Digitizing Environmental Protection

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Proposed e-reporting rule aims to improve water quality, save money.

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The agency tasked with protecting America’s environment is looking to information technology to improve data collection, minimize costs, and—appropriately—save paper.

The Environmental Protection Agency (EPA) recently announced a proposed rule intended to modernize data reporting required under the Clean Water Act’s National Pollutant Discharge Elimination System (NPDES).  If implemented, the rule stands to impact hundreds of thousands of regulated firms, municipalities, and polluting facilities by scrapping the current paper-based reporting system and replacing it with an electronic system.

Under NPDES, it is illegal to discharge pollutants into U.S. waters without a permit. A polluting facility may obtain a NPDES permit directly from the EPA, or from an EPA-authorized state, territory, or tribe. Because the EPA and authorized states use paper reporting for NPDES permit applications and related record keeping, the proposal to convert all of these records to an electronic system would impact a large group of government officials as well as hold implications for improving governmental transparency.

Constrained by the labor-intensive practice of processing paper reports, EPA has historically focused its enforcement and data gathering efforts on large facilities with significant environmental impact, to the exclusion of other sources affecting water quality. The EPA’s proposed rule seeks to streamline data-gathering to the point that the agency can expand its water quality efforts to smaller facilities like storm water discharges, concentrated animal feeding operations, mines, and sewage overflows, all of which contribute to water pollution but may not be closely supervised under the paper reporting system.

In addition to collecting more accurate data in greater volume, the EPA also plans to make this data available to the public. The proposed rule “will substantially expand transparency by making it easier for everyone to quickly access critical data on pollution that may be affecting communities,” said Cynthia Giles, assistant administrator for EPA’s Office of Enforcement and Compliance Assurance.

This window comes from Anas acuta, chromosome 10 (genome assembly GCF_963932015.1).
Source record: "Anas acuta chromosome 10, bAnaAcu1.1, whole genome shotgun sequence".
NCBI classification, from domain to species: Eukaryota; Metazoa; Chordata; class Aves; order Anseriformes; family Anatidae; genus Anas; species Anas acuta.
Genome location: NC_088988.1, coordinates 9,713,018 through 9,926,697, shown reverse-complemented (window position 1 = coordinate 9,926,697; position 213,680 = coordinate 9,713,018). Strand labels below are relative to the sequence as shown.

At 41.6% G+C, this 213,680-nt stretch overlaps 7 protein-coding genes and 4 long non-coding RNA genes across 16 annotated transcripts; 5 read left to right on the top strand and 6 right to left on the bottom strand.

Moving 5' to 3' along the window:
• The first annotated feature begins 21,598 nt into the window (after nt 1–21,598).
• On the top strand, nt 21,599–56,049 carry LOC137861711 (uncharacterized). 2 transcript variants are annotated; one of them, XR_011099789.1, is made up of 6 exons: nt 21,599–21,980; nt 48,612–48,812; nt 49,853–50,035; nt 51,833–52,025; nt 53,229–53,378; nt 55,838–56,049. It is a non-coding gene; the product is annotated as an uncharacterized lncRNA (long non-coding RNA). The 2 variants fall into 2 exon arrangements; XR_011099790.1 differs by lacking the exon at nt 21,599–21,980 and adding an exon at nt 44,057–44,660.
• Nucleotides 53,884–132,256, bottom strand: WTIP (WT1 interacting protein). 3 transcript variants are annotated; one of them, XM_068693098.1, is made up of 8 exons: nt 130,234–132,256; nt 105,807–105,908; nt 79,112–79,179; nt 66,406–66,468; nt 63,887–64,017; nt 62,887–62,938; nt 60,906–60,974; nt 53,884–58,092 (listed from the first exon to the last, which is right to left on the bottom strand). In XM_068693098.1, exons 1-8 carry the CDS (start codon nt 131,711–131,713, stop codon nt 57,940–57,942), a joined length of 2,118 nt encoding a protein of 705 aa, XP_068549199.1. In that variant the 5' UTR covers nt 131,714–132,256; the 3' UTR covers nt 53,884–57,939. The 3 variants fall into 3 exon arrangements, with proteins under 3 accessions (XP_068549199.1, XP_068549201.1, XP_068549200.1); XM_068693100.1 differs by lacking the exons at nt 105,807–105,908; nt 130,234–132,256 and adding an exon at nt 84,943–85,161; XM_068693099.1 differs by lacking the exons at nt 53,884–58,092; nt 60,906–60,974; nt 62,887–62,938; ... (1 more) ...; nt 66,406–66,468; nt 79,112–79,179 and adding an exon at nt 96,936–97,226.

EPA expects the proposed rule to accrue significant saving for federal, state, tribal and territorial entities, while at the same time improving data gathering and government transparency. The agency estimates that by the fifth year after implementation, state NPDES programs can expect to save nearly $30 million annually, while EPA itself and other regulated constituencies will collectively save another $1.9 million per year.

Much of the proposed rule is based on EPA’s study of analogous program implemented and managed by the Ohio Environmental Protection Agency. There, state officials required that polluting facilities submit discharge monitoring reports (DMRs) through an electronic reporting system, achieving 99 percent participation by 2011. Ohio’s eDMR system includes automatic compliance tools that notify permit holders about data reporting errors as well as about discharges that exceed permit limits. Ohio reports a 90 percent reduction in errors, allowing for more focused enforcement and better data quality. Before using eDMR, Ohio allocated five full-time staff members to administer discharge reporting. Now, however, no full-time staff is required to manage eDMR.

EPA also considered the Internal Revenue Service’s (IRS) implementation of an e-filing system for federal tax returns. The IRS approves privately developed tax preparation software that allows filers to complete and sign a tax return and submit it to the IRS electronically. In 2011, 79 percent of all individual tax returns were filed electronically. IRS found that tax preparers saved substantial time filing electronically versus filing with a paper return.

Environmental management software already exists and is quickly becoming ubiquitous among NPDES-permitted facilities. Some environmental management software already stores NPDES compliance information and, in some cases, can transmit that data to state environmental agencies. As a result, EPA is considering an “open platform e-file” option to allow third party software developers to provide e-reporting services to NPDES-permitted facilities.

EPA plans to implement the proposed rule in two phases. Phase One, set to occur one year from the effective date of the final rule, signals the launch of EPA’s e-filing system. Authorized states, tribes, territories, and facilities with federal permits will electronically transmit basic facility and permit information directly to EPA. EPA will also receive information on inspections, violations, and enforcement actions.

Finally, Phase One includes digitizing federal DMRs, the largest volume of data collected by the NPDES program.

Phase Two, beginning two years from the effective date of the final rule, involves expanding electronic reporting to include a wide array of new data related to water quality.

EPA announced the proposed rule in July and recently extended the comment period through December 12th. EPA also pledged to release a supplemental public notice outlining any comments received on the proposed rule that require significant change. This supplemental notice will be published within 180 days of the close of the comment period.